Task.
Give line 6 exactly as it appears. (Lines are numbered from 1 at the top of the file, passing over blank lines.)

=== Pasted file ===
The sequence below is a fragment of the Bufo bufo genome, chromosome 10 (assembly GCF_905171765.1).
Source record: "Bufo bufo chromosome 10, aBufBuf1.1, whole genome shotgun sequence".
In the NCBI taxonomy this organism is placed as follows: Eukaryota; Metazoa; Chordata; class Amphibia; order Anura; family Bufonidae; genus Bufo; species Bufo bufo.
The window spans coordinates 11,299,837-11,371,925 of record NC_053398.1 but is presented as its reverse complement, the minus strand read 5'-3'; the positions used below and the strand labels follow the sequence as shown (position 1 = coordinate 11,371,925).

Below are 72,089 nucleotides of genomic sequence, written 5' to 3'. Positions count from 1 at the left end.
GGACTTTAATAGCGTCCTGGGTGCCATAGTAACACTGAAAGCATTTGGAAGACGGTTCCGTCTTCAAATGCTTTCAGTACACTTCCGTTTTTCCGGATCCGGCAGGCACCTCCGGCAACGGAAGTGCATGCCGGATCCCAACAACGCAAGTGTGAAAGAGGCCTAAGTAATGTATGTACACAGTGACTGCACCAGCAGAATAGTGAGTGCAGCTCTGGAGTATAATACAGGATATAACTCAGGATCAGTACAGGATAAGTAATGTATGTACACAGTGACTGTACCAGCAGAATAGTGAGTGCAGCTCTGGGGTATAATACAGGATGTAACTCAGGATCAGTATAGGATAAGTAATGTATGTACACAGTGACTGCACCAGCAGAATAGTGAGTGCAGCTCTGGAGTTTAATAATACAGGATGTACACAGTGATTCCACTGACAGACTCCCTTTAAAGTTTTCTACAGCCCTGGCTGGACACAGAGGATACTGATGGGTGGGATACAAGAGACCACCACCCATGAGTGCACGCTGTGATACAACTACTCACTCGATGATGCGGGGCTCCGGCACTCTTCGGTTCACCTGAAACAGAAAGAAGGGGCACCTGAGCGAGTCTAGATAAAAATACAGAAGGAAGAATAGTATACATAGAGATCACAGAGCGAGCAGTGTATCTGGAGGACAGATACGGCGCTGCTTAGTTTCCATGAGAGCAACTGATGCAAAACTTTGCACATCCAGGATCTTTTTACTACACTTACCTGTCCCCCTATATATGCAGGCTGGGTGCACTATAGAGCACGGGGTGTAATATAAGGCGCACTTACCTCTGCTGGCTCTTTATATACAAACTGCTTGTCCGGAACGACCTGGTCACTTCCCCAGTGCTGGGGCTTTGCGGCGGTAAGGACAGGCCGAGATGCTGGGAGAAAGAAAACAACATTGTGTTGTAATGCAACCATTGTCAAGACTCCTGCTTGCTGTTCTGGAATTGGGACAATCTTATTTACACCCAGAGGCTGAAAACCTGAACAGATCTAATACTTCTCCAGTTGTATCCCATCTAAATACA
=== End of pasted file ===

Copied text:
GGACTTTAATAGCGTCCTGGGTGCCATAGTAACACTGAAAGCATTTGGAAGACGGTTCCGTCTTCAAATGCTTTCAGTACACTTCCGTTTTTCCGGATCCGGCAGGCACCTCCGGCAACGGAAGTGCATGCCGGATCCCAACAACGCAAGTGTGAAAGAGGCCTAAGTAATGTATGTACACAGTGACTGCACCAGCAGAATAGTGAGTGCAGCTCTGGAGTATAATACAGGATATAACTCAGGATCAGTACAGGATAAGTAATGTATGTACACAGTGACTGTACCAGCAGAATAGTGAGTGCAGCTCTGGGGTATAATACAGGATGTAACTCAGGATCAGTATAGGATAAGTAATGTATGTACACAGTGACTGCACCAGCAGAATAGTGAGTGCAGCTCTGGAGTTTAATAATACAGGATGTACACAGTGATTCCACTGACAGACTCCCTTTAAAGTTTTCTACAGCCCTGGCTGGACACAGAGGATACTGATGGGTGGGATACAAGAGACCACCACCCATGAGTGCACGCTGTGATACAACTACTCACTCGATGATGCGGGGCTCCGGCACTCTTCGGTTCACCTGAAACAGAAAGAAGGGGCACCTGAGCGAGTCTAGATAAAAATACAGAAGGAAGAATAGTATACATAGAGATCACAGAGCGAGCAGTGTATCTGGAGGACAGATACGGCGCTGCTTAGTTTCCATGAGAGCAACTGATGCAAAACTTTGCACATCCAGGATCTTTTTACTACACTTACCTGTCCCCCTATATATGCAGGCTGGGTGCACTATAGAGCACGGGGTGTAATATAAGGCGCACTTACCTCTGCTGGCTCTTTATATACAAACTGCTTGTCCGGAACGACCTGGTCACTTCCCCAGTGCTGGGGCTTTGCGGCGGTAAGGACAGGCCGAGATGCTGGGAGAAAGAAAACAACATTGTGTTGTAATGCAACCATTGTCAAGACTCCTGCTTGCTGTTCTGGAATTGGGACAATCTTATTTACACCCAGAGGCTGAAAACCTGAACAGATCTAATACTTCTCCAGTTGTATCCCATCTAAATACA